There is a problem I’ve struggled to crack my entire career that you may be familiar with. It’s partly about marketing, partly about biology, and partly about content personalization — and it’s what attracted me to Pinpoint. The problem goes like this:
Picture a torrent of ones and zeroes flowing across a map that comes crashing into a computer and then it all stops. The marketing stimulus loads, a person looks at it, and in that split second, billions of dollars of technology powered by incredibly sophisticated algorithms no longer have any say. They have already calculated the probability of engagement and presented the user with content, but the final decision is actually made inside the human brain. Does the person engage or not? Is it a good message or not? The algorithms can’t really know the deep down reasons why or why not.
If the individual doesn’t engage, you have to wonder, why did they pass? And why did someone else of identical age and income click? To know, we have to delve into the realm of psychology, and that’s what we’re specialized in at Pinpoint.
What other algorithms leave on the table
The most advanced digital marketing platforms have algorithms that are really good at optimizing the alignment of product and audience. They establish a probability of engagement, and once the content is shown to a person, they just wait. It is at that precise moment where the human brain makes the final decision to engage or not—and this decision is based not only on the product being advertised and the degree to which it’s aligned with the audience segment, but also on the messaging: how the product is presented. There is a personalization opportunity at the individual level that these algorithms leave on the table.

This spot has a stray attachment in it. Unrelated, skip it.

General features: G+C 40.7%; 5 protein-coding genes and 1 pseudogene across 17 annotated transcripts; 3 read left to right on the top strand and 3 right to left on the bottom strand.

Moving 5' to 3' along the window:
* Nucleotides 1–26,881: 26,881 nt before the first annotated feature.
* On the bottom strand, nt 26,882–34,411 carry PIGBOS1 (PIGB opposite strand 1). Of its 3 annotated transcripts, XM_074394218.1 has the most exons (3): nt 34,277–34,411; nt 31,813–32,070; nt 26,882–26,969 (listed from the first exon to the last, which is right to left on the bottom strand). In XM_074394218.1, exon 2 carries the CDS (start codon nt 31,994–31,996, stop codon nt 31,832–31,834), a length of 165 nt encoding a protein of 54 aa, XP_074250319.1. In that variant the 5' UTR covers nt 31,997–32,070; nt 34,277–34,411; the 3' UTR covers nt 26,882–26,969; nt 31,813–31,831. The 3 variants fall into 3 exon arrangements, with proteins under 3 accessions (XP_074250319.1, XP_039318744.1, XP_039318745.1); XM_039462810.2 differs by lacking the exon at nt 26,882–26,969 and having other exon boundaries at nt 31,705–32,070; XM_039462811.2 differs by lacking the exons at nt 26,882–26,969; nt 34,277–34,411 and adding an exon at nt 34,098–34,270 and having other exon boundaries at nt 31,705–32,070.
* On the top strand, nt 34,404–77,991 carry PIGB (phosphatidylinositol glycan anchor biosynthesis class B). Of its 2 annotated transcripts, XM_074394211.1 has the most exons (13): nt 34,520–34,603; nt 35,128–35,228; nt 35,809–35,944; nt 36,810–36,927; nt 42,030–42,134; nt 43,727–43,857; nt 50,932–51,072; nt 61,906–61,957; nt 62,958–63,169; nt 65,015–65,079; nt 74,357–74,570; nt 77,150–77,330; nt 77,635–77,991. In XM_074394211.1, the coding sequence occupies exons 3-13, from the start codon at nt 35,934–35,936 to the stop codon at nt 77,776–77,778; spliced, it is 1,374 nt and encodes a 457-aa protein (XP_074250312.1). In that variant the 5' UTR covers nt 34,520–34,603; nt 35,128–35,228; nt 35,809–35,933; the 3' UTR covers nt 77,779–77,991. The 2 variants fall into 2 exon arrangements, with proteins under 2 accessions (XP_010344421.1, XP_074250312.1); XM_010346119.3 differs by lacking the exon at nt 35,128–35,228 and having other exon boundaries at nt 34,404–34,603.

Once the match between audience and product is established, these algorithms leave it to the marketer to try out many creative variants and then stick to the one that gets higher engagement on average; but there is a lack of visibility into exactly why one message works over another. This lack of transparency has a great deal to do with how the message aesthetics appeal to different personalities, but conventional algorithms label diverse people with the same attributes. And at that level, there is simply not enough resolution to answer the most interesting questions. I’ll go as far as saying that true content personalization cannot be done unless it’s based on personality. And for such an algorithm to work, we first have to quantify what makes people, people.
We have quantified the ineffable
To really know what combination of creative elements a given person will find compelling requires us to understand personality through the lenses of quantitative psychology and machine learning. It’s what we do at Pinpoint, and it’s a massive and daunting logistical challenge. But I’m thrilled to say that our OnPoint platform has begun blazing this trail, making these answers accessible some of the most advanced marketing and analytics professionals. We welcome you to try it out for yourself here.